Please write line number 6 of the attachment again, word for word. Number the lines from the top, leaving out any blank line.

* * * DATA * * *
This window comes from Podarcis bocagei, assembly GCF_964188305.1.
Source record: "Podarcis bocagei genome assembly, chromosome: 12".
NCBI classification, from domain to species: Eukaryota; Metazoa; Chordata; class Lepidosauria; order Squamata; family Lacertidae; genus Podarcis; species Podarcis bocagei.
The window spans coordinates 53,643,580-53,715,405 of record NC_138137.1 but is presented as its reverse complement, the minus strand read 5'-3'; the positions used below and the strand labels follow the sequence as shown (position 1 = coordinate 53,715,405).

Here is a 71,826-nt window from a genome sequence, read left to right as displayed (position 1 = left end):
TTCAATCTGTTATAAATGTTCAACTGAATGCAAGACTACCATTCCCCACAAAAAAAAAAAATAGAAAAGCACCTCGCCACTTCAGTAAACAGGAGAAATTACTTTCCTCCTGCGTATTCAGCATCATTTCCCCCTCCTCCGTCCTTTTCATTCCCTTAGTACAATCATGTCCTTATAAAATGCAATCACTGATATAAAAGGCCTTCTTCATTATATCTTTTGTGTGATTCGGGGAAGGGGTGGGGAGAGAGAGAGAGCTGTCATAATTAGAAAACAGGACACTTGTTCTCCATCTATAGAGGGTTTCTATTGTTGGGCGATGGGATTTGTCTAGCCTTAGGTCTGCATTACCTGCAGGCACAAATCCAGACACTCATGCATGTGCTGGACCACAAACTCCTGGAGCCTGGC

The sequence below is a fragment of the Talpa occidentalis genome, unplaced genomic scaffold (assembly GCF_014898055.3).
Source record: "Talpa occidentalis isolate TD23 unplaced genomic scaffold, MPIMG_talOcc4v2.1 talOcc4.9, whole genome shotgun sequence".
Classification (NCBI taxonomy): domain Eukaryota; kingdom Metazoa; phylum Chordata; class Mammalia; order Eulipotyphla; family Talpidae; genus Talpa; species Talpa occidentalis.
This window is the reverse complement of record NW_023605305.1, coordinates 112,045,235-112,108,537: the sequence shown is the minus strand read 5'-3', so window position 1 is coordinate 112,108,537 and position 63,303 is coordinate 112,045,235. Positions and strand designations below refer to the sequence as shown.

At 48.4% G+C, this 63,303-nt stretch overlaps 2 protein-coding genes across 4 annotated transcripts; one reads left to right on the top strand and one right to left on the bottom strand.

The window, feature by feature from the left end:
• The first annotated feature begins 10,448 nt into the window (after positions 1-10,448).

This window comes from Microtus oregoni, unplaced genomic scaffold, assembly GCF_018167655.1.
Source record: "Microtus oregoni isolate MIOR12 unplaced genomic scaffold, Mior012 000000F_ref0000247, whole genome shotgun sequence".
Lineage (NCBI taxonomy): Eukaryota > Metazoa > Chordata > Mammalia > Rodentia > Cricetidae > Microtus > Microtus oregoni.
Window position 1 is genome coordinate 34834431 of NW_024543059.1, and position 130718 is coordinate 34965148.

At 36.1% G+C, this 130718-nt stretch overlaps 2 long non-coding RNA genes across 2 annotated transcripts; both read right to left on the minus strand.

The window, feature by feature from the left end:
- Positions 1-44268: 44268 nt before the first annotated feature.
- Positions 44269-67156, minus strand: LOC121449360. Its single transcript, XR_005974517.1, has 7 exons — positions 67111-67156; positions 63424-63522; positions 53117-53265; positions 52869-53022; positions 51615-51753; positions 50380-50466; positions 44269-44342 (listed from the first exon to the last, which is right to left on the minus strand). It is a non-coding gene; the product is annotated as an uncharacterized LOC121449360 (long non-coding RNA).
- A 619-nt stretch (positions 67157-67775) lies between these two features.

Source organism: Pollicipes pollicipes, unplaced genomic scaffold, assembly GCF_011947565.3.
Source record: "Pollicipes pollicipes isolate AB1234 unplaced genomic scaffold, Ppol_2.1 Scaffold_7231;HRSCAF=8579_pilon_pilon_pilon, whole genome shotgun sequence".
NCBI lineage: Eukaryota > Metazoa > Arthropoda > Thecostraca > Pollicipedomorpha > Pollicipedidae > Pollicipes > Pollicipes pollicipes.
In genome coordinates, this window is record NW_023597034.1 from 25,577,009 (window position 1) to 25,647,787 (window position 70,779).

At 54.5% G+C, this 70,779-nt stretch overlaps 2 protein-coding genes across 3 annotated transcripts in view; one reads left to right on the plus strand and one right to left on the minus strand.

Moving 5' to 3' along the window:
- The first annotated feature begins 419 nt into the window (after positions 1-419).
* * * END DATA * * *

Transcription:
TTCAATCTGTTATAAATGTTCAACTGAATGCAAGACTACCATTCCCCACAAAAAAAAAAAATAGAAAAGCACCTCGCCACTTCAGTAAACAGGAGAAATTACTTTCCTCCTGCGTATTCAGCATCATTTCCCCCTCCTCCGTCCTTTTCATTCCCTTAGTACAATCATGTCCTTATAAAATGCAATCACTGATATAAAAGGCCTTCTTCATTATATCTTTTGTGTGATTCGGGGAAGGGGTGGGGAGAGAGAGAGAGCTGTCATAATTAGAAAACAGGACACTTGTTCTCCATCTATAGAGGGTTTCTATTGTTGGGCGATGGGATTTGTCTAGCCTTAGGTCTGCATTACCTGCAGGCACAAATCCAGACACTCATGCATGTGCTGGACCACAAACTCCTGGAGCCTGGC